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Topic: How can an Arduino crash? (Read 1 time) previous topic - next topic

Nick Gammon

maybe there is a better way...

Almost certainly. I got confused looking at that, and I imagine you are too. How about first just reading the data into a buffer without trying to decode it? You are doing strcmp, but I don't see any attempt to put a null-terminator in the buffer, so the compares will fail straight away.

And just explain this bit please?

Code: [Select]

          int x = 0;
          unsigned long milliSMS = millis();
          while(x < 20 && millis() <= (milliSMS + 200)){
            sms_number[x] = 0;

You are trying to fill a variable called sms_number with zeroes, but you want to make sure that the code doesn't take more than 200 mS doing it? Why?


Jun 16, 2011, 11:13 pm Last Edit: Jun 16, 2011, 11:17 pm by GekoCH Reason: 1
Hmm but I do read first the data into a buffer until a new line "\r" does show up. This gets then parsed by the code.

There is a mistake with the  while(x < 20 && millis() <= (milliSMS + 200)) this routine is just to clear the buffer of
sms_number to store the new number. Actually I don't need this one because it gets overwritten by the new number...

by the way the parsing works I can decode those message with this code...


Jun 17, 2011, 01:59 am Last Edit: Jun 17, 2011, 02:03 am by FalconFour Reason: 1
Here's how you crash an Arduino.

Code: [Select]
char myBuffer[17] = "----------------";
char happyFace[] = ":-) ";
void loop() {
 static int bufPos; // static is only initialized once, so we don't clobber it every loop.
 strcpy(myBuffer+bufPos,happyFace); // copy the happyFace string (up to the terminating 0x00 at the end) into myBuffer, at offset bufPos
 lcd.clear(); // wipe the screen
 lcd.print(myBuffer); // print myBuffer - that is, display characters from myBuffer until a 0x00 is reached.
 bufPos += strlen(happyFace); // add the string length of happyFace (4 bytes here), excluding the 0x00, to the bufPos.
 delay(500); // wait half a second

Looks innocent, right? Uses a buffer to employ "appending" a string onto another string, through use of a buffer-counter (I guess I could use a *pointer, but my in-head compiler doesn't utilize that yet ;)). So every loop, you'll have another smiley on the screen. hehe, cute.

Except that... once you reach the end of the available space... the program compiled, right? It does just what it's told... it just keeps on truckin'. It's only 17 characters long, but bufPos is an int, so it's allowed to run off into oblivion, +22, +36, +59... and it'll still write it there. Oops. So if you happen to be writing to an out-of-range buffer pointer, you start clobbering over unpredictable memory areas, many of which are in use around it (holding counters, variables, etc). Happy face bunny starts going Godzilla on the memory map. Guess what? Program crashes... at first the program will behave erratically, storing bogus values in your log or jumping to random places in the code. Then, once it finally finds an infinite loop to cozily settle into (like a while() loop that never ends), it'll "crash".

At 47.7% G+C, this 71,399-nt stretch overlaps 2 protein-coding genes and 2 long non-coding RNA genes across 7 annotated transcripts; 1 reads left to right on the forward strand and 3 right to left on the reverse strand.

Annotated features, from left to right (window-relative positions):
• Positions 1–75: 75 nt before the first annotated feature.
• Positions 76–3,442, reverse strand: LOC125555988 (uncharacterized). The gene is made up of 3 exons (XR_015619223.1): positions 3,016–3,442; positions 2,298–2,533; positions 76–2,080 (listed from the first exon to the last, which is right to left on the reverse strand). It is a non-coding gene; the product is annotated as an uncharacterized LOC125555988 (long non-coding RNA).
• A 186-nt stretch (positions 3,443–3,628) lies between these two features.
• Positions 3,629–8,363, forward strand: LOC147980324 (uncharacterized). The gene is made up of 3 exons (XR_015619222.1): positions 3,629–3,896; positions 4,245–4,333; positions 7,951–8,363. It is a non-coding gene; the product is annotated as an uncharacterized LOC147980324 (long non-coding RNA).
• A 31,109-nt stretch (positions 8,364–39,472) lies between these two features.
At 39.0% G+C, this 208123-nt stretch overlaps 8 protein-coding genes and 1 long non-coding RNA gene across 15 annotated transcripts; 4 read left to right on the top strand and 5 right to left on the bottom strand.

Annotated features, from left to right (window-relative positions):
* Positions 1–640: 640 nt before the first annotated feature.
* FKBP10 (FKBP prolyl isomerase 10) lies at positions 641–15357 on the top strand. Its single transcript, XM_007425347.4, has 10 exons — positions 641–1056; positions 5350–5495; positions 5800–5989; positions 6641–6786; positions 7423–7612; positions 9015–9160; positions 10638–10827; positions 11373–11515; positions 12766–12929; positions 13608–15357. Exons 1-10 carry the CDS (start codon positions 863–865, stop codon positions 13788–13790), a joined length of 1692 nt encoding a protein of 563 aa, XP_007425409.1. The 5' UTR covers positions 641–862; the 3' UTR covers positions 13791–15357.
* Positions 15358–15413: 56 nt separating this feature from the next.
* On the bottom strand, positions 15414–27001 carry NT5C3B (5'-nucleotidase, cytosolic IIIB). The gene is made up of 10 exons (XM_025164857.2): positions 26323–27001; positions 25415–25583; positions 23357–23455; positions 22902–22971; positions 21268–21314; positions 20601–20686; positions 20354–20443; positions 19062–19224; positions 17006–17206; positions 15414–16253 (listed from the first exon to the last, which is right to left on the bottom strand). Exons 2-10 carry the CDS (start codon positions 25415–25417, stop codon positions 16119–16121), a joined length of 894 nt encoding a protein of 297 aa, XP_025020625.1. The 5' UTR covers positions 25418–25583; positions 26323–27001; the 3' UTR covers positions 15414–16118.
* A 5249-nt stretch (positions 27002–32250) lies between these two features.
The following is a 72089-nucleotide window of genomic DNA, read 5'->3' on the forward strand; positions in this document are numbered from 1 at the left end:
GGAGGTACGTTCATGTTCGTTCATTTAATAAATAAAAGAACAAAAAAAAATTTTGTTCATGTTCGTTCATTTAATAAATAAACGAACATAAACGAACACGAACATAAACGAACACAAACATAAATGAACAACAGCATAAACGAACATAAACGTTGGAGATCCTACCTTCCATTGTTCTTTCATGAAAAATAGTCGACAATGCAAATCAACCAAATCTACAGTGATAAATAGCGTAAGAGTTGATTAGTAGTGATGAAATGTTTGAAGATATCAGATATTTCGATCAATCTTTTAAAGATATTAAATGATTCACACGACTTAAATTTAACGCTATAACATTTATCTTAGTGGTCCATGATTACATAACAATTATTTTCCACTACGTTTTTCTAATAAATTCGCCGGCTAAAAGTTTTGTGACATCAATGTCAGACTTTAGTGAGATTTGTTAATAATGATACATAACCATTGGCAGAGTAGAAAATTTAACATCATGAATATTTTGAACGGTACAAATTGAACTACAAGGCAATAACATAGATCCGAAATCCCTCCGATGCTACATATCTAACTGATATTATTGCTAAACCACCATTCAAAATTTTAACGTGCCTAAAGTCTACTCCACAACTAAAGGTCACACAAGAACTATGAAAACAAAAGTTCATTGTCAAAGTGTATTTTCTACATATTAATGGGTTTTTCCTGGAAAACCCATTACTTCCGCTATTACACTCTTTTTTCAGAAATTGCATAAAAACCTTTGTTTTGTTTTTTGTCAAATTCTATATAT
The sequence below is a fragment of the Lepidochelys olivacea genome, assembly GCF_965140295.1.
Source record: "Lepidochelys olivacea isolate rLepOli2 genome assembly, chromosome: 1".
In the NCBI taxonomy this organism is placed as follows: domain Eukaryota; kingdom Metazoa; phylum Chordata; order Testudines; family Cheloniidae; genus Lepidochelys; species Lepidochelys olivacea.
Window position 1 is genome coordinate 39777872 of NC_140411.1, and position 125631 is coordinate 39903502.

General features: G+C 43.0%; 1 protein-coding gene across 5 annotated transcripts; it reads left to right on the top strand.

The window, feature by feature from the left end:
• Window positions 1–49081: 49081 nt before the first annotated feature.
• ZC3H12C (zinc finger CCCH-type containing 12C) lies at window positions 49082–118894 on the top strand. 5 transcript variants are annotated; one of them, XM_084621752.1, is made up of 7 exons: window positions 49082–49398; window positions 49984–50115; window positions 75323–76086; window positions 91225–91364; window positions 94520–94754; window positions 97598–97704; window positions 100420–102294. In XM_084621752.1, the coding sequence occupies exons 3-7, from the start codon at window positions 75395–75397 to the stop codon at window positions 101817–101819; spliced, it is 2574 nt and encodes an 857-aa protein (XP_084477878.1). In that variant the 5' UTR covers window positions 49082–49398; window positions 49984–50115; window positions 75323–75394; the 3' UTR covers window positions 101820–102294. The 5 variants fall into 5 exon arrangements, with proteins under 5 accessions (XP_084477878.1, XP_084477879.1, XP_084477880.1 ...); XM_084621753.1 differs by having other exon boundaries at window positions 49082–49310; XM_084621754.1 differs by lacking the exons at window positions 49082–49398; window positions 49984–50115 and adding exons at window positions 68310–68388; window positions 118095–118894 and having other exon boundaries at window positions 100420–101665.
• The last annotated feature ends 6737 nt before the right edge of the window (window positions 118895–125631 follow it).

That code is too confusing for me to look over right now, but I just wanted to point this buffer issue out, since I saw a lot of pointers, pointer-addition, pointer-assignment, etc., going on in there. Quite possible that your buffers are just getting scrambled up with out-of-range addresses...


Thx for the explenation. Thats why I use:

Code: [Select]

       if (counter == (BUFFSIZ-1)){
         counter = 0;

so if counter for the buffer is  equal to the BUFFSIZ, the counter value gets back to 0 and the buffer won't get over its edge. The Message in the buffer will be worthless but in general i do send just SMS with 10 characters to the Arduino so every other SMS it gets will be rejected....

But can someone tell me how to parse the Information from a GSM Module. Not every sentence will start with a $ sign like the GPS they are different. Sometimes they start with "+" or "/n" or even "*"....

Nick Gammon

How about first just reading the data into a buffer without trying to decode it?

I had the right idea back there, I think.

Build up the buffer first in a simple, clear, easy-to-understand function. Then analyze it. Your code is so confusing with flags, numbers, tests, etc. that I can't say whether or not it will work, or crash, or anything.

Don't try to do everything (build buffer, analyze, handle overflow etc.) in one long piece of confusing code. It might be OK from your point of view if it works, but you have said it doesn't.

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